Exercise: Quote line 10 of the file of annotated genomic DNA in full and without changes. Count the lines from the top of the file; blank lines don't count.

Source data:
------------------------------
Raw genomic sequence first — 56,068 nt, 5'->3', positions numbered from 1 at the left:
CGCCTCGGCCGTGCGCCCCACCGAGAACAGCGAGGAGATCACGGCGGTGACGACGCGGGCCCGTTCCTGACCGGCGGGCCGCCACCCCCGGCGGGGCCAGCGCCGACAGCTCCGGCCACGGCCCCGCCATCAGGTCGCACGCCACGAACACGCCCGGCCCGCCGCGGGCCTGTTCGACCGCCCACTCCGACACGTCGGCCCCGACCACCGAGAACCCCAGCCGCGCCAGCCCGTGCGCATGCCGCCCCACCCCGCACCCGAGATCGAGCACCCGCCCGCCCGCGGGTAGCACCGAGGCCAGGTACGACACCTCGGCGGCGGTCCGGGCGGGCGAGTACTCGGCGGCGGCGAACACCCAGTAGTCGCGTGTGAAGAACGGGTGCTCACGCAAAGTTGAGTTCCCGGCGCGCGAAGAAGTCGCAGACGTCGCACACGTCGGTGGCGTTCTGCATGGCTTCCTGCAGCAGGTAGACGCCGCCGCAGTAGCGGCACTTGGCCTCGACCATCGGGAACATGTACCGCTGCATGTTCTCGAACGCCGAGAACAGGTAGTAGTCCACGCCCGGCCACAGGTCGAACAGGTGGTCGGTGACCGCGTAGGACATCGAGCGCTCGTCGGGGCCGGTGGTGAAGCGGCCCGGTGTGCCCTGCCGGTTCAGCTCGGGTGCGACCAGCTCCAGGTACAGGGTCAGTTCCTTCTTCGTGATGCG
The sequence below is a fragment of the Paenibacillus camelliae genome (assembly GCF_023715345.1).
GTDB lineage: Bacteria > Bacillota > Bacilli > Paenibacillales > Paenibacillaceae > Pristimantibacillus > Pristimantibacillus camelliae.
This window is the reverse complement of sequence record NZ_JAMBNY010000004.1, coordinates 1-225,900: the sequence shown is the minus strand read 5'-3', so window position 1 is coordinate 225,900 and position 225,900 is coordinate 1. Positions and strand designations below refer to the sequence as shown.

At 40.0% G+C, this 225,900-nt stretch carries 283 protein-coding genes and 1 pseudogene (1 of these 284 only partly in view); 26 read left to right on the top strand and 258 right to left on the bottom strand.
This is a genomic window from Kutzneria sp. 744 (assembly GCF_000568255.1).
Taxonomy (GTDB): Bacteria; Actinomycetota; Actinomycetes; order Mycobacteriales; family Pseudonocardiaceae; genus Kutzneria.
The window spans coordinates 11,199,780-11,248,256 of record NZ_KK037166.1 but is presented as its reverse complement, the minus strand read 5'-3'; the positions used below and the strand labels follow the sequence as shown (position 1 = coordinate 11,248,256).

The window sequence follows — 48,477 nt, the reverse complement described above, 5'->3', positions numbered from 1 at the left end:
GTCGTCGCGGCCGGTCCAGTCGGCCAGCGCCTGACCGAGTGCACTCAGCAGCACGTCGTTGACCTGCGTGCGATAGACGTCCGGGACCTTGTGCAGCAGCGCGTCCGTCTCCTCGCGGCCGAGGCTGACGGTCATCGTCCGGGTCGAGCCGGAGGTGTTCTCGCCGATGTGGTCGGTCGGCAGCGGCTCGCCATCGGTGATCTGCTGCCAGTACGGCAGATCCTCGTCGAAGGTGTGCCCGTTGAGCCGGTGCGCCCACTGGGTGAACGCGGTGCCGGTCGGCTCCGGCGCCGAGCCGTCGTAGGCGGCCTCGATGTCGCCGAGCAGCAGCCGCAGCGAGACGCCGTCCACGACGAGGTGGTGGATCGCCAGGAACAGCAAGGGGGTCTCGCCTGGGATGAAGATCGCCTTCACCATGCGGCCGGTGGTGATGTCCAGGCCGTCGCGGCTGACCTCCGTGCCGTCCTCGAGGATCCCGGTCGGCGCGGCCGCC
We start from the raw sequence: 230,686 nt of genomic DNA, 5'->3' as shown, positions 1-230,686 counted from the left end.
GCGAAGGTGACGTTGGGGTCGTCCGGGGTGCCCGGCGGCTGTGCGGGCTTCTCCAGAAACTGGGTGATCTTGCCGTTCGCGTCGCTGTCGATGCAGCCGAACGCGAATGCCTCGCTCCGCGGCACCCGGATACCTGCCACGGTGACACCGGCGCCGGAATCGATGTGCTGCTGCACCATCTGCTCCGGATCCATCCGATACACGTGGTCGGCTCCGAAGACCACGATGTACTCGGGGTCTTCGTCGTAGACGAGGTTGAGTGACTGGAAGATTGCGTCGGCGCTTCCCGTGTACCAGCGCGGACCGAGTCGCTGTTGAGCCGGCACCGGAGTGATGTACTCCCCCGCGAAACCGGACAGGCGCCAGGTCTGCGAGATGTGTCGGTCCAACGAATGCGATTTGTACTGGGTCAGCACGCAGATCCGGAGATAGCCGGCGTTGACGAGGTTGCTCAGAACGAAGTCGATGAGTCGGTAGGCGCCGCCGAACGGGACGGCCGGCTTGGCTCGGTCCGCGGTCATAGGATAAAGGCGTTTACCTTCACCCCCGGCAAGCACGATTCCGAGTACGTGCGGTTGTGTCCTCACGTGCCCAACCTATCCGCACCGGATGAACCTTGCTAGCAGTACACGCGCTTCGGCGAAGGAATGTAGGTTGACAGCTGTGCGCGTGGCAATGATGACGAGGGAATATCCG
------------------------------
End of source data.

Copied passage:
The window sequence follows — 48,477 nt, the reverse complement described above, 5'->3', positions numbered from 1 at the left end: